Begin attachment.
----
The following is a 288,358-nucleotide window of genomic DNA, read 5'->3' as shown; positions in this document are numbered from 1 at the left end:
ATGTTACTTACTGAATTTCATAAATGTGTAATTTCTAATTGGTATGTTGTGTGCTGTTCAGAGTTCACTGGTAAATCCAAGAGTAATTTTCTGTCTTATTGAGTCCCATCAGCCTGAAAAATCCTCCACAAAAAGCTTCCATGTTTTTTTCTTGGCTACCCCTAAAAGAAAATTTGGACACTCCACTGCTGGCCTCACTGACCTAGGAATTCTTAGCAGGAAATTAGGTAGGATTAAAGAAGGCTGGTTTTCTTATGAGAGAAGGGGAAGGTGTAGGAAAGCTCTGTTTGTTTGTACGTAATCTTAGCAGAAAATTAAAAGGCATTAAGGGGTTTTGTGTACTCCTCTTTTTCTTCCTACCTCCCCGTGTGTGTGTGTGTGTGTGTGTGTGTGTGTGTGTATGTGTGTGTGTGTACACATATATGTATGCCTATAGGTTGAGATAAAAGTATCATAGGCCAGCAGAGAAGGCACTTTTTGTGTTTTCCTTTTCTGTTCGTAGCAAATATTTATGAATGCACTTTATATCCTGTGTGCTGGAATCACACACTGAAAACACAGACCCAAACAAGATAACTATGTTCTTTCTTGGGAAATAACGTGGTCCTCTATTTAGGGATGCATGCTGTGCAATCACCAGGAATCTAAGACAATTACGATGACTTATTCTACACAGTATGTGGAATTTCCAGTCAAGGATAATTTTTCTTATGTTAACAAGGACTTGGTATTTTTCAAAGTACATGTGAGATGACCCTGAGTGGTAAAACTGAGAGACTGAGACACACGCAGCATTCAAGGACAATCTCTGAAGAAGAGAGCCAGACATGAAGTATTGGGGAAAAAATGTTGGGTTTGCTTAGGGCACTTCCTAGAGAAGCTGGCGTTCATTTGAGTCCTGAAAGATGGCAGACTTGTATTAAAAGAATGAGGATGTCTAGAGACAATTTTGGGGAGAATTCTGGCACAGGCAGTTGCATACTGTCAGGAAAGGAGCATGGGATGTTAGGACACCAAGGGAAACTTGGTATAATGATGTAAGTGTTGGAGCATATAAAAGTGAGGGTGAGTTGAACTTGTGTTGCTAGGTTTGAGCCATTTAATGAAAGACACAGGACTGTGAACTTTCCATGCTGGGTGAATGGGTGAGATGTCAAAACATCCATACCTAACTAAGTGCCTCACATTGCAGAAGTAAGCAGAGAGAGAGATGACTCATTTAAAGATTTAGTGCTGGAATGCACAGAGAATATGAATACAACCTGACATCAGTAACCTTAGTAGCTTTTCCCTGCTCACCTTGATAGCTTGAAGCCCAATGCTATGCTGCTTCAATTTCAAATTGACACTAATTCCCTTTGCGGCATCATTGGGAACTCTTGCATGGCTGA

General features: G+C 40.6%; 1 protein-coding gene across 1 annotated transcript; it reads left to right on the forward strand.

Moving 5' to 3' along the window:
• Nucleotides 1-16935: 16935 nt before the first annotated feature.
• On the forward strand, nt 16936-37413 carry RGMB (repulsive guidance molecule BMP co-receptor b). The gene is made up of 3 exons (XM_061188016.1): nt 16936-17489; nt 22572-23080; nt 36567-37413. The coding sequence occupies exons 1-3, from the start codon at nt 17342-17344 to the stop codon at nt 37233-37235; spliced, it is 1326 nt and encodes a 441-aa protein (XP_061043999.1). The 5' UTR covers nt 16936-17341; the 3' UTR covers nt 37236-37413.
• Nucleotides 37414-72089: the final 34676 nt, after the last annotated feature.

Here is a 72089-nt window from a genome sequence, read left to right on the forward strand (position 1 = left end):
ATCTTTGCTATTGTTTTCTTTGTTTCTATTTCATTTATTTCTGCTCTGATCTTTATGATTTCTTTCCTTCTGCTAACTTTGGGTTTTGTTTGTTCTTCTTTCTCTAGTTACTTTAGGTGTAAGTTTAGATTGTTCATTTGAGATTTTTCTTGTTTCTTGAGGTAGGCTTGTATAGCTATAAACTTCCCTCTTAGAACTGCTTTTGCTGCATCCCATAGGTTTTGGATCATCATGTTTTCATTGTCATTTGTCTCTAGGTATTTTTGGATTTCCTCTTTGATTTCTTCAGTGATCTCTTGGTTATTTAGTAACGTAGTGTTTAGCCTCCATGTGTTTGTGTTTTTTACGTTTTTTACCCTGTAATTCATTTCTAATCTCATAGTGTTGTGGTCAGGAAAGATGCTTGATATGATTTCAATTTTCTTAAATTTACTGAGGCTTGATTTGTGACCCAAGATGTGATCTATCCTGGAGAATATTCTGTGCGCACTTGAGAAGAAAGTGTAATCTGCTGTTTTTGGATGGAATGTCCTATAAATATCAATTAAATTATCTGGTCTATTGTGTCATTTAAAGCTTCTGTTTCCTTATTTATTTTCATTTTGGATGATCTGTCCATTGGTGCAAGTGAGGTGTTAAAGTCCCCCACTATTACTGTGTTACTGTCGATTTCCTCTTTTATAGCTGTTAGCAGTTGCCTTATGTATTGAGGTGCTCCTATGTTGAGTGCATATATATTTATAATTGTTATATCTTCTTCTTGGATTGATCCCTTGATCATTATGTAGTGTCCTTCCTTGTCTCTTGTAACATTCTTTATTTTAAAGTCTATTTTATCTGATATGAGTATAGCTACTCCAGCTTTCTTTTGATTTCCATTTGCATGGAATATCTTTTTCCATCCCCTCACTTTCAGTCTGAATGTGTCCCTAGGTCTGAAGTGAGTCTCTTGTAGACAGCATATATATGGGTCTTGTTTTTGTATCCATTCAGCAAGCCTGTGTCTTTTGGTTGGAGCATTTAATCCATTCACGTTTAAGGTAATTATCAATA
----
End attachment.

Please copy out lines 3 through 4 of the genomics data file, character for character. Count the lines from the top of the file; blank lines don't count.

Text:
General features: G+C 40.6%; 1 protein-coding gene across 1 annotated transcript; it reads left to right on the forward strand.

Moving 5' to 3' along the window: